The John Fetting Fund for Breast Cancer Prevention will enable us to fund the most promising research in breast cancer prevention. The Fetting Fund supports basic and translational breast cancer prevention research performed by or under the direct supervision of the faculty of the Johns Hopkins Breast Cancer Program. Donations to the Fetting Fund are divided equally between an endowment that generates income for future research and direct support for current research. The Fund provides seed money for studies which position investigators to get larger grants. The Fund is overseen by an Advisory Committee which defines its mission, works to increase the endowment, decides what research to support, and communicates effectively and consistently with the Fund’s donors. The current priority of the Fund is to discover changes in breast tissue DNA that identify women at-risk for breast cancer and its consequences. By improving our understanding of who is at risk, we can focus our efforts on those at risk and reassure those who are not.
Make your gift to support breast cancer prevention. Please select the “Fetting Fund for Breast Cancer Prevention”
Breast cancer survivor, Leslie Ries, writes a letter to her daughters describing her journey with breast cancer and her efforts to fund breast cancer prevention at Johns Hopkins Kimmel Cancer Center. Watch the video, A Letter to my Daughters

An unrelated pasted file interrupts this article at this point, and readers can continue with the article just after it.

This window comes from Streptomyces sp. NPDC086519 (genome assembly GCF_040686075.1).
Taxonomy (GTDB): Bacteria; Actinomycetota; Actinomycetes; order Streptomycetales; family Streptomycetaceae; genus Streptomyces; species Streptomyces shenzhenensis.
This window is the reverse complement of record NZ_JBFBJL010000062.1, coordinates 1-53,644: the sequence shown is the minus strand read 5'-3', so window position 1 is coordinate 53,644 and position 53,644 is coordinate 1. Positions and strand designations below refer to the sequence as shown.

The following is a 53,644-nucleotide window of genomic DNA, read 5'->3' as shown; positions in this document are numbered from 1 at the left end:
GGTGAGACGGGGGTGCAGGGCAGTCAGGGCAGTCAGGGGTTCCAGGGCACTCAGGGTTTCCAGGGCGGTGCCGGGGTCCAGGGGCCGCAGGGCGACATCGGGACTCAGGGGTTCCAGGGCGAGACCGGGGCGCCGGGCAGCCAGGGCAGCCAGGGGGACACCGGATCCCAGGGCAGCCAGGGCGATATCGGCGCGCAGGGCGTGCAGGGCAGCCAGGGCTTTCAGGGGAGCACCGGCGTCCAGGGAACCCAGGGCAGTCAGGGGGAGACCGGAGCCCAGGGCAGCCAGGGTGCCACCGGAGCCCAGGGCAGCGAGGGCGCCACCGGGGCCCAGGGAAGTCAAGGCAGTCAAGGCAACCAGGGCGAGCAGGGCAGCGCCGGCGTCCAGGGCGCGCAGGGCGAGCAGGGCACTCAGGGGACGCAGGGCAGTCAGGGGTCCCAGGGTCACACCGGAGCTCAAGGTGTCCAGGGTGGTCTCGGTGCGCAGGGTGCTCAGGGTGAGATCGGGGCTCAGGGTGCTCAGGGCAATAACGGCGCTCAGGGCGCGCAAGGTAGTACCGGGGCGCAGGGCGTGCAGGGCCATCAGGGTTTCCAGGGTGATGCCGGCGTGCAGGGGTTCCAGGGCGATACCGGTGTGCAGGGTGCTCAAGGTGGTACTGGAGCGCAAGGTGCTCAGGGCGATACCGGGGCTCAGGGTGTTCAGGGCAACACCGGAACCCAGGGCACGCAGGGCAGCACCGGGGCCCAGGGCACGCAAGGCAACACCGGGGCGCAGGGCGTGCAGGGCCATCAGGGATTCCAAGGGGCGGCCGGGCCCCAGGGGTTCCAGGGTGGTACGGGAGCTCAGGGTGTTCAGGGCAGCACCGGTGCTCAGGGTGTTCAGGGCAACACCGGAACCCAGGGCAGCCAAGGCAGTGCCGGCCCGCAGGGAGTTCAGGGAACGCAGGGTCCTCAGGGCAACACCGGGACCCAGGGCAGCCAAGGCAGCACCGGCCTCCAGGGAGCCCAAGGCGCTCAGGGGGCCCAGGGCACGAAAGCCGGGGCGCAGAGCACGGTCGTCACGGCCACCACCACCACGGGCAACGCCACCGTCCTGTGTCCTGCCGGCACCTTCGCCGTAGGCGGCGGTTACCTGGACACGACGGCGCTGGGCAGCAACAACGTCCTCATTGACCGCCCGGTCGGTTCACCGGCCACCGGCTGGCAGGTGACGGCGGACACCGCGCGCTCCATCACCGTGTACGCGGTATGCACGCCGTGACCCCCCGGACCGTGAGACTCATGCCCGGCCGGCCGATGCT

Updates in breast cancer research by Johns Hopkins Experts supported by the John Fetting Fund for Breast Cancer Prevention.
Experimental Blood Tests Spots Recurrent Breast Cancers and Monitors Response to Treatment
Johns Hopkins Kimmel Cancer Center investigators report they have designed a blood test that accurately detects the presence of advanced breast cancer and also holds promise for precisely monitoring response to cancer treatment. Read more.
Meet our Fetting Fund Researchers
Kala Visvanathan M.D., M.H.S
is leading a multispecialty team that is working to identify genetic changes suggestive of cancer that could be used to monitor normal breast tissue for early signs of a developing cancer. This study involves women who are undergoing mastectomy for breast cancer. If successful, it will provide a much-needed method to identify precancerous changes in breast tissue that will allow us to recognize women who have a higher chance of developing breast cancer and those who have a lower chance when factoring in established risk factors. Most importantly, this research could one day provide us the opportunity to intervene early to prevent the cancer.
Dipali Sharma, Ph.D.
is testing honokiol, a natural chemical extracted from the bark of the Magnolia tree. In mouse models, the natural extract demonstrated the ability to prevent some breast cancers. Dr. Sharma’s research uses honokiol in mouse and cell line models to explore what mechanisms are affected by this substance. This study is the first study to investigate the breast cancer prevention potential of honokiol. It is an initial step in moving novel preventative treatments to clinical studies in women and hopefully finding a way to prevent breast cancer.